Step 4: Build FP-tree

    Step 5: Construct conditional pattern base for each node in FP tree (enumerate all paths leading to that node). Each item will have a conditional pattern basewhich may contain many paths

    Step 6: Construct conditional FP-tree


    Header Table L

    Item frequency node-links

    f 4

    c 4

    a 3

    b 3

    m 3

    p 3












    Construct FP-tree from a Transaction DB: Steps 1-4

    TID Items bought (ordered) frequent items

    100 {f, a, c, d, g, i, m, p} {f, c, a, m, p}

    200 {a, b, c, f, l, m, o} {f, c, a, b, m}

    300 {b, f, h, j, o} {f, b}

    400 {b, c, k, s, p} {c, b, p}

    500 {a, f, c, e, l, p, m, n} {f, c, a, m, p}

    min_support = 0.5


    • Scan DB once, find frequent 1-itemset (single item pattern)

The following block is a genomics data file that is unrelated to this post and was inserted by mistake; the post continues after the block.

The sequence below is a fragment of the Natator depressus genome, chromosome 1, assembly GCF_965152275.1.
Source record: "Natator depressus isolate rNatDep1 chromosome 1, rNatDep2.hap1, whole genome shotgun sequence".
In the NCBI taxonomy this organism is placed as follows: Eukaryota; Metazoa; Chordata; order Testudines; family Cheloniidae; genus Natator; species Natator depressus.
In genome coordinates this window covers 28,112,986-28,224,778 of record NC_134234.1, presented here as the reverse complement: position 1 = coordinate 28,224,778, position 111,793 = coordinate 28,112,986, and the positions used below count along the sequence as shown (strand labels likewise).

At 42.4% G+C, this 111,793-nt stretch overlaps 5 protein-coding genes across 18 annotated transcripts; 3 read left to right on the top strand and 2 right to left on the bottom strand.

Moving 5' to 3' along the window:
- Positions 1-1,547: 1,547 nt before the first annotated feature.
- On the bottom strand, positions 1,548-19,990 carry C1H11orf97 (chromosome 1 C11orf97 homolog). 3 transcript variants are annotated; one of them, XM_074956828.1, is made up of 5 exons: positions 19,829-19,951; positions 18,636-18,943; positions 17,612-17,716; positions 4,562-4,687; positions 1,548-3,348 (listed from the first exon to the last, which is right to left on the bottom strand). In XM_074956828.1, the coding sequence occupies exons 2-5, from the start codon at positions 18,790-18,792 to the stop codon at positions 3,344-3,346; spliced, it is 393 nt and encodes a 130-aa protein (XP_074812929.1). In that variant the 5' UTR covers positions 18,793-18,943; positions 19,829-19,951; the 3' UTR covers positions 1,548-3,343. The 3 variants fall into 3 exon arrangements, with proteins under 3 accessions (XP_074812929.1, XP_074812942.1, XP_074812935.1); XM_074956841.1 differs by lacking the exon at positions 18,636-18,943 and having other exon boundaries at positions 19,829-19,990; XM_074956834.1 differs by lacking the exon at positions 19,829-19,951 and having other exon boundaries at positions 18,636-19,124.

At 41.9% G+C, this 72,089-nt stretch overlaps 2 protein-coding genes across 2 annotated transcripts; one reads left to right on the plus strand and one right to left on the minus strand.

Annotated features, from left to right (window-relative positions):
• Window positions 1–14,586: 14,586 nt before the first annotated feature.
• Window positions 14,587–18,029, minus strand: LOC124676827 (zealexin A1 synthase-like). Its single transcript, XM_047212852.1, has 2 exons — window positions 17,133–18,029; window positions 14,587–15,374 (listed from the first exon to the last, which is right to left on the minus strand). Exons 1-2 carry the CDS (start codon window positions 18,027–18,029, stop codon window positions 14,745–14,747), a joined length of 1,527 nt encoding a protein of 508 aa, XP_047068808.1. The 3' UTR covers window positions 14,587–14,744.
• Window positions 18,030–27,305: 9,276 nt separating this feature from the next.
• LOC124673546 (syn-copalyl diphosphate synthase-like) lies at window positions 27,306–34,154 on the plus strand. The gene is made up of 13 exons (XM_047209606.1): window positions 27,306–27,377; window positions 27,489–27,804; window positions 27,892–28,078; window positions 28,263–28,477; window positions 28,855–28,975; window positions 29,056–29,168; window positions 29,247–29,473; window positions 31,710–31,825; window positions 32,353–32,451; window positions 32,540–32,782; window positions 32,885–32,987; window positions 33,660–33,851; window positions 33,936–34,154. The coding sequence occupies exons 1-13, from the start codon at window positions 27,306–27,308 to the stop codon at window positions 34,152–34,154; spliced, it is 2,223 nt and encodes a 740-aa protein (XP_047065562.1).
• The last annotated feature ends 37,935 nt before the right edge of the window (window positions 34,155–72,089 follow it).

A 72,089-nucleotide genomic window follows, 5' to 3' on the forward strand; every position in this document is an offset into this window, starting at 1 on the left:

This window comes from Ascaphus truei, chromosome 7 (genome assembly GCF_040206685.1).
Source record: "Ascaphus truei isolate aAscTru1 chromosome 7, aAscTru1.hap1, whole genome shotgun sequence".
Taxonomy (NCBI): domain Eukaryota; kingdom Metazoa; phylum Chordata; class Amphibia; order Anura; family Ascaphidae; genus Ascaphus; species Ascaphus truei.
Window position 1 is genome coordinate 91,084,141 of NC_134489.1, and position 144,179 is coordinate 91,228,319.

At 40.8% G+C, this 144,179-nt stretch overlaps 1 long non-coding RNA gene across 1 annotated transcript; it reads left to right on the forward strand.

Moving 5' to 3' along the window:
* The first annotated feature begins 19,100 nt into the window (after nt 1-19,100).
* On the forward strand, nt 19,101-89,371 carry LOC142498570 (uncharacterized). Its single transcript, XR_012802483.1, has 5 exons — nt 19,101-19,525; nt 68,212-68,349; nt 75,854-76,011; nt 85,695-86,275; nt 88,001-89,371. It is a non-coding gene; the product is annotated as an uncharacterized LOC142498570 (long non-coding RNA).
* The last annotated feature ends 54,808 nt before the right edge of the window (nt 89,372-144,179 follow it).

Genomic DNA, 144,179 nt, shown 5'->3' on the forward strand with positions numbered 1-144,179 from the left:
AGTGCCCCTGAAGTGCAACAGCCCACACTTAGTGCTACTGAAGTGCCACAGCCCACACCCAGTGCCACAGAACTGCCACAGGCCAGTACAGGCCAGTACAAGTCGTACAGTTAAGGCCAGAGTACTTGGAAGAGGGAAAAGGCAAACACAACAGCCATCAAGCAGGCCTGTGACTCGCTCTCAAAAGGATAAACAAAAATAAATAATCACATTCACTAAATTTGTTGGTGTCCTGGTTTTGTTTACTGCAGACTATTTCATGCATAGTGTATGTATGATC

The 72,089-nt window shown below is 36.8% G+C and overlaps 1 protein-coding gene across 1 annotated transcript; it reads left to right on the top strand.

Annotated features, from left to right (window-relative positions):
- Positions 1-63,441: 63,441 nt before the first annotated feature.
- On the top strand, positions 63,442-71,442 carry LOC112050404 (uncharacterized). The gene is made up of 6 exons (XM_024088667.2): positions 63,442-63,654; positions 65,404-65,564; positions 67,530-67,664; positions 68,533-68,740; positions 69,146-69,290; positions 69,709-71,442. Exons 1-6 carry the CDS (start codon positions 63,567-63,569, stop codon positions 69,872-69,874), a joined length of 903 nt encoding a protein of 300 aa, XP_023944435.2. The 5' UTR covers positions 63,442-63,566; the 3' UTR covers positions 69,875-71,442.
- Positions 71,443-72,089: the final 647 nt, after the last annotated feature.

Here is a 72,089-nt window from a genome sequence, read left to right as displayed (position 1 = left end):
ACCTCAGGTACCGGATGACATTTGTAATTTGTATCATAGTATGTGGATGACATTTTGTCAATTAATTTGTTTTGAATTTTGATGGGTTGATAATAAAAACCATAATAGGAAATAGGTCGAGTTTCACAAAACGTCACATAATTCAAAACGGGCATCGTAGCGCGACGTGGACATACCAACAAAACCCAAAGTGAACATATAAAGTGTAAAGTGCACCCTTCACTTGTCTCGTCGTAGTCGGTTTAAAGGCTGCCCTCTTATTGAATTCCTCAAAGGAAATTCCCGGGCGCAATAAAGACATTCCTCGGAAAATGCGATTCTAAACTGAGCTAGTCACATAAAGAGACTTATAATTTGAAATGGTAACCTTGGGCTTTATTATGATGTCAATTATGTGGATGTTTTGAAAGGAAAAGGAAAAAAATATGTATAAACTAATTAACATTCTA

• Order frequent items in frequency descending order

    • Scan DB again, construct FP-tree

    Points to Note

    • 4 branches in the tree

    • Each branch corresponds to a Tx. in the reduce Tx. DB

    • f:4 indicates that f appears in 4 txs. Note that 4 is also the support count of f

    • Total occurrences of an item in the tree = support count

    • To facilitate tree traversal, an item-header table is built so that each item points to its occurrences in the tree via a chain of node-links

    • Problem of mining of FPs in TDB is transformed to that of mining the FP-tree

    Mining FP-tree

    • Start with the last item in L (p in this example)

    • Why?